POLITICS

Arizona Dreamers With DACA To Receive In-State Tuition At Universities

FILE - In this Aug. 16, 2012 file photo, Joshua Montano, left, and Deborah Robles protest in front of the Capitol the day aft
FILE - In this Aug. 16, 2012 file photo, Joshua Montano, left, and Deborah Robles protest in front of the Capitol the day after Arizona Gov. Jan Brewer, in an executive order reaffirming Arizona state law denying young illegal immigrants driver's licenses and other public benefits in Phoenix. Organizations that advocate for immigrant rights on Thursday, Nov. 29, 2012 filed a lawsuit seeking to reverse an order by Jan Brewer that denies driving licenses to young immigrants who have obtained work permits and avoided deportation thanks to a new policy of President Barack Obama. The lawsuit alleges that Arizona's order actually classifies called "dreamers" as immigrants without permission to reside in the United States. The organizations asked a federal judge to declare unconstitutional the order because federal law takes precedence and because it denies licenses without a valid excuse. (AP Photo/Ross D. Franklin, File)

Two days after a judge ruled that young undocumented immigrants granted authorization to remain in the U.S. should be eligible for in-state tuition in Arizona colleges, the state Board of Regents announced they will be able to receive the tuition rates at public universities as well.

The young undocumented immigrants often called Dreamers have been pushing for the state to allow in-state tuition for those living and working in the U.S. with temporary lawful status under the Deferred Action for Childhood Arrivals program, or DACA.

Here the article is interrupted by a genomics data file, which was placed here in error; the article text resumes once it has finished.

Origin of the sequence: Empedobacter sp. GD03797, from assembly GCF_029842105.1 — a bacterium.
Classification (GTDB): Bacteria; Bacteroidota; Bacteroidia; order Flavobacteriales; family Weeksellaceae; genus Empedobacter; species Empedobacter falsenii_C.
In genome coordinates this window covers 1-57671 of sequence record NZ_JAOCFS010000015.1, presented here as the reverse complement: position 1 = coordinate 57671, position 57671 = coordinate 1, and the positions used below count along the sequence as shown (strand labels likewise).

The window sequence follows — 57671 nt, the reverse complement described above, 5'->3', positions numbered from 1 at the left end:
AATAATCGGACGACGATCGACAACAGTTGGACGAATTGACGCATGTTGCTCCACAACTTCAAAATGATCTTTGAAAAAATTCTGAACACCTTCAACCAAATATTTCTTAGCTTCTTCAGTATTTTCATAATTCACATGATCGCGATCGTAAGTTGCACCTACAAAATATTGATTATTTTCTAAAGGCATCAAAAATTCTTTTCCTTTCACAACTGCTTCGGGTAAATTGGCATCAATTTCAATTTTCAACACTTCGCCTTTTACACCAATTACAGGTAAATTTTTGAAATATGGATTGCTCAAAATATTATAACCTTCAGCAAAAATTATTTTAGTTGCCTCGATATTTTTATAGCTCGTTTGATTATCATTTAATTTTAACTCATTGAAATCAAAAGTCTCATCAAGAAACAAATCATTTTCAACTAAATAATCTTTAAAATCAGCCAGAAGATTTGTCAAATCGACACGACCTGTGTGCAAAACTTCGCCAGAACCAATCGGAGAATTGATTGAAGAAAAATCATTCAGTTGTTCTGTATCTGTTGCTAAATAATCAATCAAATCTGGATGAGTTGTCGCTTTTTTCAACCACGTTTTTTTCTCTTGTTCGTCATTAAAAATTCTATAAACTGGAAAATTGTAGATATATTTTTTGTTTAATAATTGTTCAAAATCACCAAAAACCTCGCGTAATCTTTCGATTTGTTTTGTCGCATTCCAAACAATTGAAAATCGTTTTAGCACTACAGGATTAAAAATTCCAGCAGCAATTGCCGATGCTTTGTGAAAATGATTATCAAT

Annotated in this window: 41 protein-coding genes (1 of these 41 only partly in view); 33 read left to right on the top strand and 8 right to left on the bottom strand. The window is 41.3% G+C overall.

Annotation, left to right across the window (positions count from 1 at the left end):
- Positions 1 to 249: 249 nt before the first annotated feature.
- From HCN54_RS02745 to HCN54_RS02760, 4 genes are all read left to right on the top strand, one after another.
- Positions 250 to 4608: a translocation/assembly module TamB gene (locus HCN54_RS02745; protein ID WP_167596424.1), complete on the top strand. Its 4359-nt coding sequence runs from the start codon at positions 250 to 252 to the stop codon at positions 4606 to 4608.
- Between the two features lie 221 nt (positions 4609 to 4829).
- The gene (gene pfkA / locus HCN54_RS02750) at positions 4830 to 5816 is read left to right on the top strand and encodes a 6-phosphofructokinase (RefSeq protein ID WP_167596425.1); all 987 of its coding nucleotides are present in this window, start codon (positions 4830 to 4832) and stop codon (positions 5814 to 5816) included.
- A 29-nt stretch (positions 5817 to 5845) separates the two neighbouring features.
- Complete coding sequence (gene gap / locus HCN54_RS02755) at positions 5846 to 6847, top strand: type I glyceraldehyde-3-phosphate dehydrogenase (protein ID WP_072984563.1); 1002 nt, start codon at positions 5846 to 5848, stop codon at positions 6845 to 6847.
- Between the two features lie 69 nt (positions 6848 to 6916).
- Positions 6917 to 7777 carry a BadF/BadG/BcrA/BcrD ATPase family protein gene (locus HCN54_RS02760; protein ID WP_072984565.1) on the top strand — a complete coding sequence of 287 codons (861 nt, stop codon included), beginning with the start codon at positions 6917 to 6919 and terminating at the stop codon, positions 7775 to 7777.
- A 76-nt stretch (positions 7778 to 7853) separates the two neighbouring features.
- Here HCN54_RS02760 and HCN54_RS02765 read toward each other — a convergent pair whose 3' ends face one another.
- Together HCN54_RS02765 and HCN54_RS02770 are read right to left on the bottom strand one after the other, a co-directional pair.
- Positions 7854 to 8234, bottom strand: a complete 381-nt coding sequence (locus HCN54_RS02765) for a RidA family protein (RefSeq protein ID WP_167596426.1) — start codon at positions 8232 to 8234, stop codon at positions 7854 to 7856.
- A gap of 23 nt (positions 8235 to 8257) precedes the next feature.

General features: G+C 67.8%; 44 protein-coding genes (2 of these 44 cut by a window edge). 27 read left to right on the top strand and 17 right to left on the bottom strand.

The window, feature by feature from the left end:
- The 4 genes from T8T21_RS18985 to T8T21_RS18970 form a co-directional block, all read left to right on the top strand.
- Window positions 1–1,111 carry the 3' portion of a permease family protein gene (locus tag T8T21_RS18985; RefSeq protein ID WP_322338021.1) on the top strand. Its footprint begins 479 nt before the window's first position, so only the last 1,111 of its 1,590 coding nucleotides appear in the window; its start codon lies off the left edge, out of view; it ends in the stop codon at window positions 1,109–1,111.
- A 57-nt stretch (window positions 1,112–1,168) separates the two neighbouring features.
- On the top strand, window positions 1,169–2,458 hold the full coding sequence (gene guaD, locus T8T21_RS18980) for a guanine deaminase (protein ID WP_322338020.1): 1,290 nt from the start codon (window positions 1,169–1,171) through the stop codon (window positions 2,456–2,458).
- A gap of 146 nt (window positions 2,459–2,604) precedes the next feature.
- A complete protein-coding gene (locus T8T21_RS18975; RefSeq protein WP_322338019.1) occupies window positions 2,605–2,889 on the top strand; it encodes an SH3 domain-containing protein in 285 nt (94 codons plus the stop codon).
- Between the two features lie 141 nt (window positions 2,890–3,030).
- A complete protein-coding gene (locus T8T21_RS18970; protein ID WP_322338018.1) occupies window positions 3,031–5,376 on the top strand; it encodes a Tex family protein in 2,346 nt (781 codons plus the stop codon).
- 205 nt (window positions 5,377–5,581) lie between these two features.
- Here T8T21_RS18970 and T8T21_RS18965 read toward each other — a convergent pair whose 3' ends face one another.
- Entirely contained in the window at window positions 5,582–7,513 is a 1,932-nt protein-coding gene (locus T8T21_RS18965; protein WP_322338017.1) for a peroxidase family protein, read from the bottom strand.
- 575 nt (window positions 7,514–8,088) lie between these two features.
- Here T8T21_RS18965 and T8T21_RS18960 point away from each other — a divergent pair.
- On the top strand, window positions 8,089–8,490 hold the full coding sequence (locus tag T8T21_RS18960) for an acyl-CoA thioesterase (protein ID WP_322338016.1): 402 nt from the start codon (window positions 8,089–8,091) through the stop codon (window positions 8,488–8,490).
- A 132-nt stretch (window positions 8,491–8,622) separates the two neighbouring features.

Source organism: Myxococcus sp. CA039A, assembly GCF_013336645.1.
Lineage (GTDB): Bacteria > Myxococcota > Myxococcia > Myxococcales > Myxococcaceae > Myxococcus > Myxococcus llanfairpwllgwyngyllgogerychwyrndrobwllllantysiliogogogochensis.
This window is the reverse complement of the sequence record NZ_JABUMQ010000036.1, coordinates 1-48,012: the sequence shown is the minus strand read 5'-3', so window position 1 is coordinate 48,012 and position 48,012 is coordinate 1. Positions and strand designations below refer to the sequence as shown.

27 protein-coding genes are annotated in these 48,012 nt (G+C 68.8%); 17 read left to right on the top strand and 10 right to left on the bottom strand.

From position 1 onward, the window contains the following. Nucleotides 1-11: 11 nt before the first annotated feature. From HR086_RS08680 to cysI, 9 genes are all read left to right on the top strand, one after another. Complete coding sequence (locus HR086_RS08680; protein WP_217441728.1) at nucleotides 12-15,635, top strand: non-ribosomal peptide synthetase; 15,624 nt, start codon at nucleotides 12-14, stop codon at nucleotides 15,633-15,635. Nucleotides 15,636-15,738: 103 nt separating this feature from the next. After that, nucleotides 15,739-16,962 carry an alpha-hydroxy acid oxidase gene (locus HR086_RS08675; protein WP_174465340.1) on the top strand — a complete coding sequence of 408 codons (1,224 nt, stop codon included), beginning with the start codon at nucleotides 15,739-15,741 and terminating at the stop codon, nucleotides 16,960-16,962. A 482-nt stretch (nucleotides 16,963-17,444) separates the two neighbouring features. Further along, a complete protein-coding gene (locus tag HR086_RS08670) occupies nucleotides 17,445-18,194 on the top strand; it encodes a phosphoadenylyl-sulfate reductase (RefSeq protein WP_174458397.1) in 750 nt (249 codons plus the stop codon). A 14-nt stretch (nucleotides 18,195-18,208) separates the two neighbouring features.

A Maricopa County judge ruled this week that DACA recipients are eligible for in-state tuition at Arizona colleges, which the state’s attorney general may appeal.

On Thursday, the Board of Regents stated that it "will interpret its policies in accordance with” the Maricopa County Superior Court ruling and expand that policy to the state’s public universities. The decision will be effective immediately.

“The board remains committed to affordable access to higher education for all eligible students,” the board said in a statement. "The board is also committed to compliance with state and federal law.”

More than 23,000 Dreamers in Arizona have received DACA since its inception in 2012, according to the latest figures published by the U.S. Citizenship and Immigration Services. That number could go up if a planned expansion of DACA, currently blocked in the courts, goes forward.

Dreamers have faced resistance in Arizona, a state with a large undocumented immigrant population and also a history of harsh laws meant to drive them out. Recently, Dreamers have had some wins, though. After two years of being denied driver’s licenses because of an executive order from then-Gov. Jan Brewer (R), they are now eligible based on a court ruling.

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